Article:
Phantom of the Opera’s 14 month UK and Ireland tour axed amid fears shows won’t restart until 2021

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Phantom of the Opera’s 14 month tour of UK and Ireland is axed amid fears stage shows will not restart until next year

  • Theatre producer Sir Cameron Mackintosh said the show will no longer go ahead
  • He blamed it on the uncertainty around the length of social distancing measures
  • The first and only performance was at the Curve Theatre, Leicester, in March 
  • The closure of UK theatres was extended from the end of May until June 28

It looks as though the music of the night has been silenced by the pandemic … after the UK touring production of Phantom of the Opera cancelled all future dates.

The first and so far only performance of the new version of Andrew Lloyd Webber’s musical took place at the Curve Theatre, Leicester, at the beginning of March.

Now theatre producer Sir Cameron Mackintosh has revealed the show, which had been set to tour the UK and Ireland over the next 14 months, will no longer go ahead.

Theatre producer Sir Cameron Mackintosh has revealed Phantom of the Opera, which had been set to tour the UK and Ireland over the next 14 months, will no longer go ahead

He blamed it on the ‘great uncertainty around the duration of social distancing requirements’ combined with the ‘perilous financial situation in which many regional theatres find themselves’.

In a statement, Sir Cameron and his fellow producers said it was a ‘heartbreaking’ decision but they were determined that the musical would one day be seen again on regional stages. 

At the beginning of lockdown, all UK theatres announced that they would be shutting their doors until the end of May, which was then extended until June 28.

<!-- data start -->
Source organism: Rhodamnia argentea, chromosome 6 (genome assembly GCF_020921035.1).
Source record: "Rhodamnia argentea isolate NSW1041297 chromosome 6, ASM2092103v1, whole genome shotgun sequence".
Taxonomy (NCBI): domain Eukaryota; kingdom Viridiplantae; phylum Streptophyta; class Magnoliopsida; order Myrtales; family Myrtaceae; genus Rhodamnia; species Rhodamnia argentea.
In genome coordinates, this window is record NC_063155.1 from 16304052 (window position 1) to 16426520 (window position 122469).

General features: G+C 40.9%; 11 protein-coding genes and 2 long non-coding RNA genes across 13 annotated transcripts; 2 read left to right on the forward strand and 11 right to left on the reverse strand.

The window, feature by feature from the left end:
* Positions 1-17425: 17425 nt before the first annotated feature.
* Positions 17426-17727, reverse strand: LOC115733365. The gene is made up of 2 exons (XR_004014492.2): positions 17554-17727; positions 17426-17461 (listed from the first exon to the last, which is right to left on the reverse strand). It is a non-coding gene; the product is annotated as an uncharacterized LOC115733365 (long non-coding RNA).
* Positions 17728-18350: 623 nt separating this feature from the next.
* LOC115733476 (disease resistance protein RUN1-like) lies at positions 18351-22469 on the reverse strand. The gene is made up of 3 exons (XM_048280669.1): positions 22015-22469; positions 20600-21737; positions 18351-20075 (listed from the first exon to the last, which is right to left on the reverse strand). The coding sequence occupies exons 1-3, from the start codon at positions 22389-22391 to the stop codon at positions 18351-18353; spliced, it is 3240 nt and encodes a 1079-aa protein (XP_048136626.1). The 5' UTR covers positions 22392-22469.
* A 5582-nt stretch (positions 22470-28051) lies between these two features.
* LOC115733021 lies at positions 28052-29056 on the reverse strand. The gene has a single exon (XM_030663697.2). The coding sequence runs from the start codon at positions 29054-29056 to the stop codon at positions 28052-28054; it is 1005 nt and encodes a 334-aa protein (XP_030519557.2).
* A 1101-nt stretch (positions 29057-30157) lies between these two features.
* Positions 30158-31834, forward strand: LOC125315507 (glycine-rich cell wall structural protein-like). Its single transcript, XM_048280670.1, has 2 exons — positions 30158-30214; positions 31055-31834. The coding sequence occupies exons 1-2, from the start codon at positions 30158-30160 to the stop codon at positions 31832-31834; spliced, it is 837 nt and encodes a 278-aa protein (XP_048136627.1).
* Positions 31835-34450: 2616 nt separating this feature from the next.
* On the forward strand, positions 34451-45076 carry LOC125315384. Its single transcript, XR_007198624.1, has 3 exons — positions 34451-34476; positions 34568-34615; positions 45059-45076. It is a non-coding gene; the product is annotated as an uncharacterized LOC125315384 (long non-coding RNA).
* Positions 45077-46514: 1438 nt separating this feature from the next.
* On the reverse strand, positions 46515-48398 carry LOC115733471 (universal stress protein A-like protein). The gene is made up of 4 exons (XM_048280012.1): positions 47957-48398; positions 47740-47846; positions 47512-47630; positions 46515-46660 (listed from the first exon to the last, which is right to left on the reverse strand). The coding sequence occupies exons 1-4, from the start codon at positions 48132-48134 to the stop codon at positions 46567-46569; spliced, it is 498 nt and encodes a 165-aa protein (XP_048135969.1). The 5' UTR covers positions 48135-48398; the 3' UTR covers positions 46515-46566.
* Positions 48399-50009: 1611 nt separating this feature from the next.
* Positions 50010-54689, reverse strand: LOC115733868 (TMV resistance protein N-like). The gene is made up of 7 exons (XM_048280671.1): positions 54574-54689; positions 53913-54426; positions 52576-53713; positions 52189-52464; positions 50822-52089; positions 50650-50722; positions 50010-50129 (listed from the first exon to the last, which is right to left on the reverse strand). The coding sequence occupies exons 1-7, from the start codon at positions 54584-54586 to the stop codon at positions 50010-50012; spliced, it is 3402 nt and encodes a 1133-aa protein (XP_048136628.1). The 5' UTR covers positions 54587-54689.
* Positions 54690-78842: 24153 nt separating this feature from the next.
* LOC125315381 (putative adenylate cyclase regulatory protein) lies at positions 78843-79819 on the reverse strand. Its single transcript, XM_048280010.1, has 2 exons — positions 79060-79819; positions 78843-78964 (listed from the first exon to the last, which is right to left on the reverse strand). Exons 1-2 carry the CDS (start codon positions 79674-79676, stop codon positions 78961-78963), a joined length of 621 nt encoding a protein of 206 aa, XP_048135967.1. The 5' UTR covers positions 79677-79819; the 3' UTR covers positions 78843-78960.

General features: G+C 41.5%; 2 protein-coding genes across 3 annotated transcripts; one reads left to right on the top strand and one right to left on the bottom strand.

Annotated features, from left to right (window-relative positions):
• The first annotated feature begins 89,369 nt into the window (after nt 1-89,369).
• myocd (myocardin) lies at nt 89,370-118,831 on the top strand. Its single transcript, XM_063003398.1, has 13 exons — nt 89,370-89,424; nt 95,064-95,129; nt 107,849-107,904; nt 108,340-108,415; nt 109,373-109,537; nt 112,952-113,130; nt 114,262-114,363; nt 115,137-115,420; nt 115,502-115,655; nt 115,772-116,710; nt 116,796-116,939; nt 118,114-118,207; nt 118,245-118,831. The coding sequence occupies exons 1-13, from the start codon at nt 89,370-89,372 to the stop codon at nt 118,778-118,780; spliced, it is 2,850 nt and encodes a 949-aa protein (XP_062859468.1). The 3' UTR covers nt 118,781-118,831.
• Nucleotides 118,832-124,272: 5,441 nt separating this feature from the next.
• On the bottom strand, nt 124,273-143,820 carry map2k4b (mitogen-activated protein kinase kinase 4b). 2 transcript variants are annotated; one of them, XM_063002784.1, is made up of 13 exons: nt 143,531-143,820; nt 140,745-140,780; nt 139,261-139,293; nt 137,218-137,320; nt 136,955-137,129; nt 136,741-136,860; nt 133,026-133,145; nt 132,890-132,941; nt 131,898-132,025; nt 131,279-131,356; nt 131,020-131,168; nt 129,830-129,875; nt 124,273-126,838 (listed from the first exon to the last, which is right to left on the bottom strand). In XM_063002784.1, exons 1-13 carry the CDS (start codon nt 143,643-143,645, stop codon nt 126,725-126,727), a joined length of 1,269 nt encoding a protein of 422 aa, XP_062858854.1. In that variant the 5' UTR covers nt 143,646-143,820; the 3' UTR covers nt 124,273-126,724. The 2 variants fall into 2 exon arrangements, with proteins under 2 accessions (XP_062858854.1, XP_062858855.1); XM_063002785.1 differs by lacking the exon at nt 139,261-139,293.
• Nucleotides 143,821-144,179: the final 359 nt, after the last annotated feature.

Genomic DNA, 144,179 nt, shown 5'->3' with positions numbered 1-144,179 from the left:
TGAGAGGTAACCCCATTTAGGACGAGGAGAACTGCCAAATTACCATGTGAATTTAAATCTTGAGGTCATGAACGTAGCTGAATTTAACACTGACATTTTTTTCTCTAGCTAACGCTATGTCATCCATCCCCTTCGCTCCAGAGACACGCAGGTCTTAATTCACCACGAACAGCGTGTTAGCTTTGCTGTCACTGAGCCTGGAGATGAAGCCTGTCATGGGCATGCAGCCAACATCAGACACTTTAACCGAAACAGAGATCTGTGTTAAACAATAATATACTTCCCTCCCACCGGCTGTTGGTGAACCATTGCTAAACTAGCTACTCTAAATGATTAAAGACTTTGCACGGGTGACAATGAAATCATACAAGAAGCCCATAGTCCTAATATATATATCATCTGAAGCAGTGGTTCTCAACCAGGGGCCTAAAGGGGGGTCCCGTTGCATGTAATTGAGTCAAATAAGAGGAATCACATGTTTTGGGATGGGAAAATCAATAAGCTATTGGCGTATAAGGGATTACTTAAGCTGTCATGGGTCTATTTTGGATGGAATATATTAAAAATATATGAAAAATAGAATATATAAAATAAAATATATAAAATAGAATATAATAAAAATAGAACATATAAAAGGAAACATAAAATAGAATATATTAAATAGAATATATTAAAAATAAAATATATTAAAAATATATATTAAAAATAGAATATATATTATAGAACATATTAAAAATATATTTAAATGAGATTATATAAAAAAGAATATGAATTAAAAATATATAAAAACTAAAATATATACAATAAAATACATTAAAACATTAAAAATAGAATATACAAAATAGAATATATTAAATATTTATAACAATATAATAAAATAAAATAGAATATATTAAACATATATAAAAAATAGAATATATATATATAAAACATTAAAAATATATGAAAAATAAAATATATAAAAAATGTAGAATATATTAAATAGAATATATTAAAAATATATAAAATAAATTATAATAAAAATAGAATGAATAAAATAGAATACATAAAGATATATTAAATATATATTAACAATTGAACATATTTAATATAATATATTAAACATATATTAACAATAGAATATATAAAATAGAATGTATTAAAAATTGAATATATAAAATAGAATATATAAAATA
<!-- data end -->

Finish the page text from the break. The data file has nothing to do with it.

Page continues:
Last week The National Theatre warned it may have to cut up to 30 per cent of its staff unless it receives Government aid, after losing more than 75 per cent of its income. 

The first, and so far only, performance of the new version of Andrew Lloyd Webber’s musical took place at the Curve Theatre, Leicester, at the beginning of March

The first, and so far only, performance of the new version of Andrew Lloyd Webber’s musical took place at the Curve Theatre, Leicester, at the beginning of March

Sir Cameron blamed the cancellation on the ‘great uncertainty around the duration of social distancing requirements’ combined with the 'financial situation in which many regional theatres find themselves’

Sir Cameron said he did not think theatres would be able to stage productions until 2021 due to the uncertainty around the duration of social distancing measures  

Sir Cameron said he did not think theatres would be able to stage productions until 2021. 

He said: ‘The truth is until social distancing doesn’t exist any more, we can’t even plan to reopen.’ 

The Proms are going virtual this year – with a live Last Night in order to ‘bring the nation together’.

More than 350 musicians will be heard together in a Beethoven ‘mash-up’ on the first night after recording their parts at home.

There will be live performances at the Royal Albert Hall in the final fortnight of the season, from August 28. An audience has not been ruled out.

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